Pulp Press boasts a line of pocket-sized crime novellas, whose gritty fast-paced revenge plots, pulp cover art, and fabricated torn edges, are designed with a worthwhile goal in mind towards recapturing the nostalgia for the dime novel and pulp’s golden-era. Their motto: “Turn off your T.V. and discover fiction like it used to be…”
One such novella, Danny Hogan’s “Killer Tease”, sets the standard for the kind of reputation Pulp Press seeks. A bare bones revenge story about an aging burlesque dancer named Eloise Murphy, the title lives up to what the Pulp Press line is about. Initially the target of a diabolical revenge scheme, she manages to turn the tables instead. In her long career as a dancer (which, apparently, is not the same as stripping!), Murphy has earned a tough-as-nails reputation and as many enemies.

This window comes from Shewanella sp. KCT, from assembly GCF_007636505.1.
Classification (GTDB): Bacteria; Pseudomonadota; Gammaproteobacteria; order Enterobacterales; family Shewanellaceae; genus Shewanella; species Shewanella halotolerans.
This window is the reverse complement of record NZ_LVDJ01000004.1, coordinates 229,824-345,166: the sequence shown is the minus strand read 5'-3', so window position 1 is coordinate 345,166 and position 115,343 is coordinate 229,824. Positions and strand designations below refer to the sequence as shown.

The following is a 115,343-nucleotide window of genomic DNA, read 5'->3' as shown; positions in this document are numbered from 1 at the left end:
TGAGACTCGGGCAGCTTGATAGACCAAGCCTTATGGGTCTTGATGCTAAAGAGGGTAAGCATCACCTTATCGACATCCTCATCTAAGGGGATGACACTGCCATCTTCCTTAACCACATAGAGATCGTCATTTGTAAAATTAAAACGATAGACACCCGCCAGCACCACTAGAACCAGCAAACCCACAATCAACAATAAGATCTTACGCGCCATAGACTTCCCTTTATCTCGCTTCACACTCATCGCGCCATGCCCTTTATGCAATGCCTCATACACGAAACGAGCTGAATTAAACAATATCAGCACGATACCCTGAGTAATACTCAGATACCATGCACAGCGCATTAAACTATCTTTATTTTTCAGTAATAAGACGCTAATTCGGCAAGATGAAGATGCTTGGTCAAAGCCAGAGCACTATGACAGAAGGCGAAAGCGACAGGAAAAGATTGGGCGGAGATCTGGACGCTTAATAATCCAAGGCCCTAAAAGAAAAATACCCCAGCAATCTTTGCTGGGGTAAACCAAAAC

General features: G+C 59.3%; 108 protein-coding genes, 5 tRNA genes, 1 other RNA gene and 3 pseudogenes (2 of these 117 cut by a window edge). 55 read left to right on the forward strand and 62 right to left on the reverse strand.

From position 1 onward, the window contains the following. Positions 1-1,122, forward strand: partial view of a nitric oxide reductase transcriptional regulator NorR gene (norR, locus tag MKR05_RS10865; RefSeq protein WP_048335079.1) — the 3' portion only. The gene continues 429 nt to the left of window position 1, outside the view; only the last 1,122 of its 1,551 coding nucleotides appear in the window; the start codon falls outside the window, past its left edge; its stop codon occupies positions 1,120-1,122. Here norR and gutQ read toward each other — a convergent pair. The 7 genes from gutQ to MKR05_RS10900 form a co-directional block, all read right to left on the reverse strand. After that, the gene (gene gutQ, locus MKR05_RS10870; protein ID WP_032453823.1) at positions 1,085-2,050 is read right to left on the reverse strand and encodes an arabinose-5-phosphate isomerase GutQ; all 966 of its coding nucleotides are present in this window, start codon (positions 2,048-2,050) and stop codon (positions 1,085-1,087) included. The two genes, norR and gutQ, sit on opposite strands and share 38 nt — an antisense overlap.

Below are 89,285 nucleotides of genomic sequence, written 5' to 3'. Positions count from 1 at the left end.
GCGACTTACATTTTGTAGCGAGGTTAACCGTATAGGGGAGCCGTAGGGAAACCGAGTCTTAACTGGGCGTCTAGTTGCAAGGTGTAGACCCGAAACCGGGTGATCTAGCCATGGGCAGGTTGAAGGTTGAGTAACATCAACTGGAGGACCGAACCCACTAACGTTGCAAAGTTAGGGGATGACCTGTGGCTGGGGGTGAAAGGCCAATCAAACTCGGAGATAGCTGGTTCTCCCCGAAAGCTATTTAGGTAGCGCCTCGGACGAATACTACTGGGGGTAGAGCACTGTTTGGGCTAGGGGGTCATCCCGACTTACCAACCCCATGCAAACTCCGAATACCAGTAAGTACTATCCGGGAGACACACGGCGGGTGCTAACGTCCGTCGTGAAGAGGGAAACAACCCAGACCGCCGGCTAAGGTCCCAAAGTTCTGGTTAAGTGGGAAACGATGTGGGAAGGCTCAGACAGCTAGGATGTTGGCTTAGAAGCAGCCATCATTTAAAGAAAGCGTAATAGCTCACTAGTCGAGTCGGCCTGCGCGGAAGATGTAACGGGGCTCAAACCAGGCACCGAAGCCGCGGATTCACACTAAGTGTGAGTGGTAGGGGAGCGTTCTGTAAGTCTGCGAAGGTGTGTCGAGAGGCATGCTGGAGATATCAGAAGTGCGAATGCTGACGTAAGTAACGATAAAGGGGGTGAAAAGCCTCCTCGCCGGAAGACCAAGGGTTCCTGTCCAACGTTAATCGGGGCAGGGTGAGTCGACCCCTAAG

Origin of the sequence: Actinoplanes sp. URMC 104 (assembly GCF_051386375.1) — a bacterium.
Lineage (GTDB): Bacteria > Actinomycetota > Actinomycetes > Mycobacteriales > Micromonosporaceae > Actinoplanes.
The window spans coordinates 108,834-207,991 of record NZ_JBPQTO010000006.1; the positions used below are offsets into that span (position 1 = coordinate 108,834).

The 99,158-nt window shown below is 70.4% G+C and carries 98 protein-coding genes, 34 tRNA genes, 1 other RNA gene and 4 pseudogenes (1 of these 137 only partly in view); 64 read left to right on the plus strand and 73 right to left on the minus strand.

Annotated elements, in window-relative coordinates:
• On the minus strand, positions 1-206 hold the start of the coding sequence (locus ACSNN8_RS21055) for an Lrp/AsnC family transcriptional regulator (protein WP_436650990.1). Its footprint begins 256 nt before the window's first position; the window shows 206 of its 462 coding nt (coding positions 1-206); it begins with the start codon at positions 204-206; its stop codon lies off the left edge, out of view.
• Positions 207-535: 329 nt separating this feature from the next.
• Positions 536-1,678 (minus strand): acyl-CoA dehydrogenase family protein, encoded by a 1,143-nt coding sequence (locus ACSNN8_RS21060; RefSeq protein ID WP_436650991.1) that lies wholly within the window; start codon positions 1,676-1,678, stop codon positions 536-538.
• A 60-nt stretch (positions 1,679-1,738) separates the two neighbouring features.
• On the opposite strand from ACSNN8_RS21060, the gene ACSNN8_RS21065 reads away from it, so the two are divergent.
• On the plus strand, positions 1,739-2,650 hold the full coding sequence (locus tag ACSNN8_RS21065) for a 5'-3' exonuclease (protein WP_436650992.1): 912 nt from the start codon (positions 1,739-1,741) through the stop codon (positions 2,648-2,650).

The story is fast in the very beginning when Murphy loses yet another dancing gig, then kind of plods along as she tries to figure out her next move, then quickly picks back up again when she is offered to work for a shady, unscrupulous character named Napoleon Hammerstein. In fact, outside of her mate Hunter and her cat Sinatra, there is (literally) no-one that can be trusted in this story. The best part of the book is when it is revealed to Murphy on entering the dance stage that she has been tricked by Hammerstein to in fact perform for all the men she has ever beaten over the years. That aha moment when the men begin clamoring on stage to exact their revenge is truly exceptional.